Minnesota Supreme Court / Ex-Priest in Sex Case Wins Retrial
Testimony about Religion Was Irrelevant and Prejudicial, Justices Say
By Emily Gurnon
November 2, 2007
A former Hennepin County priest convicted on sex charges will get a new trial because the jury heard too much about religion, the Minnesota Supreme Court ruled Thursday.
John Joseph Bussmann, 53, was a priest at St. Martin's Catholic Church in Rogers and St. Walburga Catholic Church in Hassan Township. He had sexual relationships with two women in his parishes while he was counseling them, a Hennepin County jury found in 2005.
While he was advising one woman on religious and marital issues, Bussmann had sex with her on about nine occasions from September 2002 to March 2003. He allegedly told her God had put them together.
In November 2002, Bussmann began having sex with another woman who had come to him for grief counseling after her mother died.
It is against state law for a clergyperson to have sex with a parishioner who is meeting "to seek or receive religious or spiritual advice, aid, or comfort in private," even if the parishioner consents.
Bussmann, who was removed as a priest in 2003, was sentenced to five years and eight months in prison.
He appealed, and the Supreme Court decided that prosecutors had introduced too much evidence of religious doctrine at trial. The First Amendment forbids government interference in religious practice.
For example, witnesses testified to what the church said about the power of priests over parishioners, the concern within the church about increasing numbers of complaints of sexual contact within pastoral care and Bussmann's religious training.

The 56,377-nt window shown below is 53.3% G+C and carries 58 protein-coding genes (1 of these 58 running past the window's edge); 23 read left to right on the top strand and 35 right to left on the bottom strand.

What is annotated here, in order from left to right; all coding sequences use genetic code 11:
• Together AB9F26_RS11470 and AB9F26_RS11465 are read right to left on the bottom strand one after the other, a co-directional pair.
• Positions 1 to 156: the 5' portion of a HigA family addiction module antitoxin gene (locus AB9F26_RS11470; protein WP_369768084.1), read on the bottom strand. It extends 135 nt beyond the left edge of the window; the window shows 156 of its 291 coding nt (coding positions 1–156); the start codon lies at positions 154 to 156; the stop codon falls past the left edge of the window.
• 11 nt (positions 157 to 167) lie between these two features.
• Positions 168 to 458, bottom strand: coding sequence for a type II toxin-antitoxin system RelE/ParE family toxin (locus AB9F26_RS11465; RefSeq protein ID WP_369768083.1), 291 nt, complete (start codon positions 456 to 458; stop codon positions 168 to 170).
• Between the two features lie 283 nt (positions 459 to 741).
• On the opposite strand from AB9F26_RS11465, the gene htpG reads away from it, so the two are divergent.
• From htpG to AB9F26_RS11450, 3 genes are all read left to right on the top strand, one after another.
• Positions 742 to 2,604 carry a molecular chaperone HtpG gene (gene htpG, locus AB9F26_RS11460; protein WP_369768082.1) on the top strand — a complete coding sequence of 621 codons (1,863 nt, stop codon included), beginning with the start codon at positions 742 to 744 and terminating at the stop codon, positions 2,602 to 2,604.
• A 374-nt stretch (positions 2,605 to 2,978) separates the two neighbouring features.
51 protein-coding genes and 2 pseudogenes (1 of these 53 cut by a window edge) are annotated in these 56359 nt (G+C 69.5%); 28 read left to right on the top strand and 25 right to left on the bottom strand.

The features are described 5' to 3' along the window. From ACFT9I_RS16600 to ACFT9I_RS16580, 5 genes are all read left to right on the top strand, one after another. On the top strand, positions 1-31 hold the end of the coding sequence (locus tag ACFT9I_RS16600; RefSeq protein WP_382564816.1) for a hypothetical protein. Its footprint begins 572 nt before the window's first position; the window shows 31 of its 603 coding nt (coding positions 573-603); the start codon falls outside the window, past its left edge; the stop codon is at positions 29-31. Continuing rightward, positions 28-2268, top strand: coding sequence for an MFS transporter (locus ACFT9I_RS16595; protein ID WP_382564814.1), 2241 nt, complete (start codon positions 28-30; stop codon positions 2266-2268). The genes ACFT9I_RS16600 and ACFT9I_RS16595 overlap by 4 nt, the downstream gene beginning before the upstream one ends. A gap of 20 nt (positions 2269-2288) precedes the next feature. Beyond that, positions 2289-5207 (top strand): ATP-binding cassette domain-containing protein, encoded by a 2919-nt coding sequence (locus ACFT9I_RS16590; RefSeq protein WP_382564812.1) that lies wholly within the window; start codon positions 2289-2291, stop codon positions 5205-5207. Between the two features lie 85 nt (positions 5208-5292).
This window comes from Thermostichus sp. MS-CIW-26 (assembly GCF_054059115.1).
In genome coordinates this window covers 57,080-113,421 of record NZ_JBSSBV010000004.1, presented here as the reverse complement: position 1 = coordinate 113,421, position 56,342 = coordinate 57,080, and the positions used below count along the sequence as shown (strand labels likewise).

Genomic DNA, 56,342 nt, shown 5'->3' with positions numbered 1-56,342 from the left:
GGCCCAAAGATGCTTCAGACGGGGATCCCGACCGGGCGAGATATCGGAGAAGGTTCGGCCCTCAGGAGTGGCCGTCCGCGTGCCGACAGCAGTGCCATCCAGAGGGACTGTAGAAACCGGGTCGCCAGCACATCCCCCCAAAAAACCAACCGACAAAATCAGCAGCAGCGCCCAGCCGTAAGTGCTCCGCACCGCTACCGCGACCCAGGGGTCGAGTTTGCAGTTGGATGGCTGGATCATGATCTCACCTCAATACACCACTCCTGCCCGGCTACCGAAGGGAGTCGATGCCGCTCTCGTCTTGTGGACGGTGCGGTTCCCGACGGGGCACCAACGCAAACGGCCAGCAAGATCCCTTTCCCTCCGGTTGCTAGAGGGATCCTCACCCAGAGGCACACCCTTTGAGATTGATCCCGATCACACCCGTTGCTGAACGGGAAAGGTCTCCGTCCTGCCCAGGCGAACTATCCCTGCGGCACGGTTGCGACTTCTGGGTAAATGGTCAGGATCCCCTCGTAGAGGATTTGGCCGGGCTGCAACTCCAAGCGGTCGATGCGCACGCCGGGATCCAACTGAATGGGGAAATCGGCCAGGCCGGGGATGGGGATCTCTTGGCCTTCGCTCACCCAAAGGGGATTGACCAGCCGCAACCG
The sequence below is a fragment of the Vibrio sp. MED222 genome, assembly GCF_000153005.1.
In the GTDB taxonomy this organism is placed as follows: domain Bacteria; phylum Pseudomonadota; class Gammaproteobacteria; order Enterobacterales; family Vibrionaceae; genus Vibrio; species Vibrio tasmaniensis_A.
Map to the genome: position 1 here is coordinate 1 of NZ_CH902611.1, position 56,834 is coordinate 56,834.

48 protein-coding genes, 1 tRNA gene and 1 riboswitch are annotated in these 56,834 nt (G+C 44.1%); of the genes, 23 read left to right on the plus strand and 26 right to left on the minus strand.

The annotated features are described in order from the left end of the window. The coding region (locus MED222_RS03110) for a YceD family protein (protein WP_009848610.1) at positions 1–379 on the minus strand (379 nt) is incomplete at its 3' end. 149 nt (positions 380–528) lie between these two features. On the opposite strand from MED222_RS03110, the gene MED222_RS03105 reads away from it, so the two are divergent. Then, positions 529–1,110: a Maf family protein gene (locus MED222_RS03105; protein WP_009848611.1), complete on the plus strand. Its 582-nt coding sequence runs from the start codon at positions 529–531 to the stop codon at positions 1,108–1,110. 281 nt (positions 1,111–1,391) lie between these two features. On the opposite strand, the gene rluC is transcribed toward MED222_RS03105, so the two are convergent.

That testimony was irrelevant and highly prejudicial, Justice Sam Hanson wrote for the five-judge majority on the doctrinal issue.
"This testimony bolstered the state's claims by informing the jury that the Church condemned Bussmann's behavior and believed that it was important that he be held accountable," Hanson wrote. "It provided religious standards by which the jury was to judge Bussmann's conduct."
Chief Justice Russell Anderson dissented, writing that, when it agreed to review the case, the Supreme Court said it would not look at that issue.
"Consequently, those issues were neither briefed nor argued before us," he wrote.
Hennepin County Attorney Mike Freeman agreed with the chief justice.
"They didn't hear us on that issue," he said. "We'd like to brief it."
Freeman also said Bussmann's attorney did not object to the religious evidence during the trial.
"Normally, when you don't like something the other side is doing, you object to it," Freeman said. Because that didn't happen, "it should never have been an appellate issue."
Freeman said the county will petition the high court to reconsider its decision, a move rarely granted.
John Westrick, Bussmann's attorney, could not be reached for comment Thursday.
The high court was equally divided on whether the law regarding criminal clergy sex is unconstitutional under the First Amendment.
Because of the split, the Supreme Court affirmed the decision of the court of appeals, which ruled the statute constitutional.
SNAP, the Survivors Network of those Abused by Priests, issued a statement on the Supreme Court's ruling.
"Our hearts ache for those wounded but caring women who showed courage by coming forward and who protected the vulnerable by exposing this dangerous priest," the group said.
"It's always sad and troubling when predators exploit legal technicalities to escape justice for their crimes."
Emily Gurnon can be reached at email@example.com or 651-228-5522.
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